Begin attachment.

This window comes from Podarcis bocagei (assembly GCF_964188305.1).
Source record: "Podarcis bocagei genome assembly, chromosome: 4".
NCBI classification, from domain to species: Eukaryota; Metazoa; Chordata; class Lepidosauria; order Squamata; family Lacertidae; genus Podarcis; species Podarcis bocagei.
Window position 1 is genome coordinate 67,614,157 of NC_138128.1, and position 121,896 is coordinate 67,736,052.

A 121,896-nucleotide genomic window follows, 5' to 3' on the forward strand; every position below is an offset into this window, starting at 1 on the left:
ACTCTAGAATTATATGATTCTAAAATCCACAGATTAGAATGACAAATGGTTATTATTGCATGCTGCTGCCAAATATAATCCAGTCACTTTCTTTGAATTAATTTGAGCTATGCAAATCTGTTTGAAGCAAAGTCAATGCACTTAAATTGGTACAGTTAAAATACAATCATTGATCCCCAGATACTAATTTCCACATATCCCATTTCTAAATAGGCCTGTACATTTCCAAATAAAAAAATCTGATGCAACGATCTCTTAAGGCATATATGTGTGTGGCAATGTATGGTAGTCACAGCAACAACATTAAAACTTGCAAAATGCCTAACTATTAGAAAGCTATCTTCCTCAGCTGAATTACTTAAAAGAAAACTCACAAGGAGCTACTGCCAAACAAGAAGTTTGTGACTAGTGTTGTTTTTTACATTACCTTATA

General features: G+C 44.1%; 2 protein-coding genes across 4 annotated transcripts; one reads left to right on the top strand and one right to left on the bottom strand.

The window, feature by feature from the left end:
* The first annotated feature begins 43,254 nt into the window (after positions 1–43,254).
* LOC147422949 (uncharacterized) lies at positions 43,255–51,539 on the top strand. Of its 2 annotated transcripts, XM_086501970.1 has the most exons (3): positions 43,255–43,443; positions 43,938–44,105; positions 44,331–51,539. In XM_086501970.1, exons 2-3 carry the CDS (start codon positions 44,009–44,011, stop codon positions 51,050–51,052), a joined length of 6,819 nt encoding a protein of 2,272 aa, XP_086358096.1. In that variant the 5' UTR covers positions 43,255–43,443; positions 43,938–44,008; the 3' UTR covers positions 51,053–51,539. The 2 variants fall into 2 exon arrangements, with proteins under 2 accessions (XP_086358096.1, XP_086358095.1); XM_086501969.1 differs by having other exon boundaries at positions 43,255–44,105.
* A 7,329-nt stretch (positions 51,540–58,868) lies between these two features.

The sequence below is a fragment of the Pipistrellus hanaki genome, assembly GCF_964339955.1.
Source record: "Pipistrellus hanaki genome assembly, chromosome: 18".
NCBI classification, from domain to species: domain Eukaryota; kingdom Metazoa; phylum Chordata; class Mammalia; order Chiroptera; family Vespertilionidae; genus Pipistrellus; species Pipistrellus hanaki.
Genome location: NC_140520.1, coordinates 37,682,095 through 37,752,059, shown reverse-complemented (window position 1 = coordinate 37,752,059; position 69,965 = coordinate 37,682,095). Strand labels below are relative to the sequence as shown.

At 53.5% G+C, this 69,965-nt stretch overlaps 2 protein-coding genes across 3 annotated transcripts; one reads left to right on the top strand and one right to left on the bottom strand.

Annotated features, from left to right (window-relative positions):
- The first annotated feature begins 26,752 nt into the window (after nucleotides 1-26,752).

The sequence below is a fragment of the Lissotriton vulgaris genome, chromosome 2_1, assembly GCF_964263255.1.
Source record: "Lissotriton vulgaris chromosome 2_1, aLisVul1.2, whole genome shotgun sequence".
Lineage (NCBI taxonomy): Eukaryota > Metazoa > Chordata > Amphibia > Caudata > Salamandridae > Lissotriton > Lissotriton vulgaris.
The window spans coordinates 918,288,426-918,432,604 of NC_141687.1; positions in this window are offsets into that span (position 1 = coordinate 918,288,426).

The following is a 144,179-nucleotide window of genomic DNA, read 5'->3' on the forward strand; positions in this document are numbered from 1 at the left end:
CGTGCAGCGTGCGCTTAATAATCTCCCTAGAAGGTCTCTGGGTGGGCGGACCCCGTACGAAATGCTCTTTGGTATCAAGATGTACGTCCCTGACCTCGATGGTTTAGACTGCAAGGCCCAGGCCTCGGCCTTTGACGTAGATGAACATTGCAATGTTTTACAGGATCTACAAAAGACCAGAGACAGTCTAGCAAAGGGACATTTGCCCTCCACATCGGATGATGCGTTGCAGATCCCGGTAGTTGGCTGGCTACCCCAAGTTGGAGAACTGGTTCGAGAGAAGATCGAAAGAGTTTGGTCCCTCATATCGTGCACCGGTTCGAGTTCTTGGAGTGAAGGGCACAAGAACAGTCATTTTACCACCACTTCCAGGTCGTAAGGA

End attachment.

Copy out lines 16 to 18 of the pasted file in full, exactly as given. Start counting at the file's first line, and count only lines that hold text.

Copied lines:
At 53.5% G+C, this 69,965-nt stretch overlaps 2 protein-coding genes across 3 annotated transcripts; one reads left to right on the top strand and one right to left on the bottom strand.

Annotated features, from left to right (window-relative positions):
- The first annotated feature begins 26,752 nt into the window (after nucleotides 1-26,752).